Theodore Martin, Assistant Professor
office: Curtin Hall 517
PhD, English, University of California-Berkeley, 2011
BA, Brown University, 2003
Teaching and Research Interests:
Post-1945 American and British Literature
Theories of Modernity
History and Temporality
Professor Martin studies the form and history of contemporary transatlantic fiction. He is currently at work on a book titled "Contemporary Drift: Genre and the Measures of the Present," which surveys the senses of scale, dimension, and duration that shape our idea of the contemporary. The book shows how certain everyday, makeshift measures of time--the experience of waiting, the impression of simultaneity, the arbitrary span of the decade--help us imagine what it means to be contemporary. It reads these measures across a range of recently revived genres, from the historical novel and detective fiction to the western and film noir. Other works in progress include: an article on impersonation and literary history; an article on climate change and historical unawareness; and a co-written project that aims to reassess symptomatic reading, mediation, and overdetermination, or in other words, some of our basic assumptions about the relation between texts and contexts.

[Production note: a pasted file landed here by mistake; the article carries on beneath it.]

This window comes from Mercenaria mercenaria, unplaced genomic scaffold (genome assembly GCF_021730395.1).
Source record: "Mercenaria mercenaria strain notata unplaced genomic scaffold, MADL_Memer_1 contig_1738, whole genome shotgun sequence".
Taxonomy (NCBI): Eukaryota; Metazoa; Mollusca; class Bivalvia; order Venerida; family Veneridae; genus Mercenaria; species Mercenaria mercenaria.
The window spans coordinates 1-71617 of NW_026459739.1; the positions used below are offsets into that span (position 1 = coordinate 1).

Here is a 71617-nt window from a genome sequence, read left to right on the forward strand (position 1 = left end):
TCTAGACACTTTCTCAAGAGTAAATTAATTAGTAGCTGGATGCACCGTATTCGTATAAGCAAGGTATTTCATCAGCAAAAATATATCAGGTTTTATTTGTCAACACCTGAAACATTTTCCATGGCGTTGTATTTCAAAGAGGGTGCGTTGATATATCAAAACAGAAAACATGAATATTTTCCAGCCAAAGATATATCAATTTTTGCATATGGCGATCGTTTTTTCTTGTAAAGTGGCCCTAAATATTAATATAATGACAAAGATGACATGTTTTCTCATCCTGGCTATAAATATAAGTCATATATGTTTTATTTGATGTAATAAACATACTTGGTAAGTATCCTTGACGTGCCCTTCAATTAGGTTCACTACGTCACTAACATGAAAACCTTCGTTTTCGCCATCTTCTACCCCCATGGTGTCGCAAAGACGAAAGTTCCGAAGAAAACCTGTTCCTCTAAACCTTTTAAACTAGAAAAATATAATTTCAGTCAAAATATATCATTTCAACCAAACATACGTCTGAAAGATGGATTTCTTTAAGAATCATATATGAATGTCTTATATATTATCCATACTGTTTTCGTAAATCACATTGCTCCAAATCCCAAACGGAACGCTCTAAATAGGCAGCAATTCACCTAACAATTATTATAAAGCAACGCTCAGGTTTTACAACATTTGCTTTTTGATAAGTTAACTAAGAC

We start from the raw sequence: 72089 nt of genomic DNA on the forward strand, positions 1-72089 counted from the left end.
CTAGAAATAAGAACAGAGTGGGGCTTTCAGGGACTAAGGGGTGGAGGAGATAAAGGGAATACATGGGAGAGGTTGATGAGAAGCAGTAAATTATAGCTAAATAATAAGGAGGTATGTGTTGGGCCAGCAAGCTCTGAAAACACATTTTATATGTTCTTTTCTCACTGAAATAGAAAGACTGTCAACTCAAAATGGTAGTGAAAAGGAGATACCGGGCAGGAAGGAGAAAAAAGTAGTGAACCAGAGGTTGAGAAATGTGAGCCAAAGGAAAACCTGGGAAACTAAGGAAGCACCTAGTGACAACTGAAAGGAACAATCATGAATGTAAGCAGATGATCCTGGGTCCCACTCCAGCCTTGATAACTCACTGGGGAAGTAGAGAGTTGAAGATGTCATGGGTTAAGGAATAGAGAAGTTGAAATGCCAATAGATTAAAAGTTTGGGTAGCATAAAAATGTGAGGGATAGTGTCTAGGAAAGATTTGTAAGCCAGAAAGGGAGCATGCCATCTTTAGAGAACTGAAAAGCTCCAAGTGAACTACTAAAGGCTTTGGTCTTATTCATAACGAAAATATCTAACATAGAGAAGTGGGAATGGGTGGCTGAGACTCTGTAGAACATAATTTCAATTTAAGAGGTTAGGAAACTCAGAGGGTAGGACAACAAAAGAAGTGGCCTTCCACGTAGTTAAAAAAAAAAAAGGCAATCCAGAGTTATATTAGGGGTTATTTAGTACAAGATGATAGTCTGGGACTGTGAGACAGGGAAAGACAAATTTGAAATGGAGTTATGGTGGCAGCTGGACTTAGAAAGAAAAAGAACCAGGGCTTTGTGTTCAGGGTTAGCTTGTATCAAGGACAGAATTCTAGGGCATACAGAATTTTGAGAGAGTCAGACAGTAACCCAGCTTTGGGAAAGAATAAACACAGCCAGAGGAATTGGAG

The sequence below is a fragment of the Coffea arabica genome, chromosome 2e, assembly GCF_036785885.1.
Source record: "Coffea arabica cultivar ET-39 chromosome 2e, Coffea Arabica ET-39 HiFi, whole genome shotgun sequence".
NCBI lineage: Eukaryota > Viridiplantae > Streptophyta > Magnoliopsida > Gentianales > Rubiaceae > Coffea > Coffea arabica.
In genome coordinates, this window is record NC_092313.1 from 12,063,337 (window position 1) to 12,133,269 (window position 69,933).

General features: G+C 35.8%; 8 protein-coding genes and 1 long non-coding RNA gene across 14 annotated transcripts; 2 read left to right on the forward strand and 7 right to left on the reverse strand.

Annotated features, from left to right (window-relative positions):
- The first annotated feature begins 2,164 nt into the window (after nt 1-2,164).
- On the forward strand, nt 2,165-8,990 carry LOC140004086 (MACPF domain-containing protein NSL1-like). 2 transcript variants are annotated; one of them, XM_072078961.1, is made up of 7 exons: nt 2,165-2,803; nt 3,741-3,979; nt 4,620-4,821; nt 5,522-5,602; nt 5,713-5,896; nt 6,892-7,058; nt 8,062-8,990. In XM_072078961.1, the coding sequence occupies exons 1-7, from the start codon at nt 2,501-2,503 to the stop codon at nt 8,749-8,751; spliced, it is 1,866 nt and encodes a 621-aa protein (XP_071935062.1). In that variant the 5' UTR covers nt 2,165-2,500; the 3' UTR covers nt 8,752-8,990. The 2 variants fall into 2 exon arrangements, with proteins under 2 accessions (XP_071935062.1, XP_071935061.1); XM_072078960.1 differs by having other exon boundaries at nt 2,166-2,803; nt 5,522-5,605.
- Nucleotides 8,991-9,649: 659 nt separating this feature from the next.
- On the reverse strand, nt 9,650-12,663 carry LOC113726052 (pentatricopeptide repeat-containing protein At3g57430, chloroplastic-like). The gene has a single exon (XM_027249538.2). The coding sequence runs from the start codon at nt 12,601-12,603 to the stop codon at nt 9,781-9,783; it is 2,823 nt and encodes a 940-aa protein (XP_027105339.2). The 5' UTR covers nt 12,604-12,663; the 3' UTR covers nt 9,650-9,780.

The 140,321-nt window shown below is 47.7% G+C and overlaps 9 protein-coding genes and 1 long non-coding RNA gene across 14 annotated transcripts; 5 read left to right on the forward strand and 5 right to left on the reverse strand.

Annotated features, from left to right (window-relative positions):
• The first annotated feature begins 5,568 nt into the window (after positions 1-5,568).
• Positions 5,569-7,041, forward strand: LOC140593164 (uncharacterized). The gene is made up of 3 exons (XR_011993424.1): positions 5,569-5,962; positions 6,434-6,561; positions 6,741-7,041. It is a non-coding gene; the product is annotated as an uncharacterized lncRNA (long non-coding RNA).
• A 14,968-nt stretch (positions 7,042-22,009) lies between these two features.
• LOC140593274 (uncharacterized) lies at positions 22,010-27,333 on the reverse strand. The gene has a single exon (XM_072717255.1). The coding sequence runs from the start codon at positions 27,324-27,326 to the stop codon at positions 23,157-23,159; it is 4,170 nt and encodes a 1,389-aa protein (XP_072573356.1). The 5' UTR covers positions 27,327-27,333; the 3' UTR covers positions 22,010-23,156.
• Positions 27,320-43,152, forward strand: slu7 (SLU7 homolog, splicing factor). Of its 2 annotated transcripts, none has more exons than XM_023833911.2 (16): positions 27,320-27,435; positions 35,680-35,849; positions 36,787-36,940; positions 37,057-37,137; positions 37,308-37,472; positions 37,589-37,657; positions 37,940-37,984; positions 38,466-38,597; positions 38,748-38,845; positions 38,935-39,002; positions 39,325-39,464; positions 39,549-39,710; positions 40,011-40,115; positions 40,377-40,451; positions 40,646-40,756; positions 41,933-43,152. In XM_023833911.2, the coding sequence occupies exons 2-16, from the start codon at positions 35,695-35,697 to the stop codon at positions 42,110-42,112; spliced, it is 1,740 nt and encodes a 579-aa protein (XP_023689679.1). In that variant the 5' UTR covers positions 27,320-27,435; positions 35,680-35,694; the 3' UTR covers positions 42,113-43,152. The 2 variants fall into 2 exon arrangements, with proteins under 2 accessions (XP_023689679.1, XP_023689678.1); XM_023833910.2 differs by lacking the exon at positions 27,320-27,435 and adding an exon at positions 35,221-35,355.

"The Long Wait: Timely Secrets of the Contemporary Detective Novel," Novel: A Forum on Fiction 45.2 (Summer 2012), special issue, "The Contemporary Novel: Imagining the Twenty-First Century": 165-183.
"The Privilege of Contemporary Life: Periodization in the Bret Easton Ellis Decades." Modern Language Quarterly 71.2 (June 2010): 153-174.
- "Theses on Contemporary History," American Comparative Literature Association, 2013
- "Epochryphal: The Historical Novel and its Contemporaries," Society for Novel Studies, 2012
- "The Western's Hemispheres: Genre and Other Border Incidents," American Comparative Literature Association, 2012
- "The Weather Right Now: Climate, Consciousness, and the Contemporary," Association for the Study of the Arts of the Present, 2011
- "Repetition with Indifference: Impersonation, Anachronism, and Literary History," Modernist Studies Association, 2011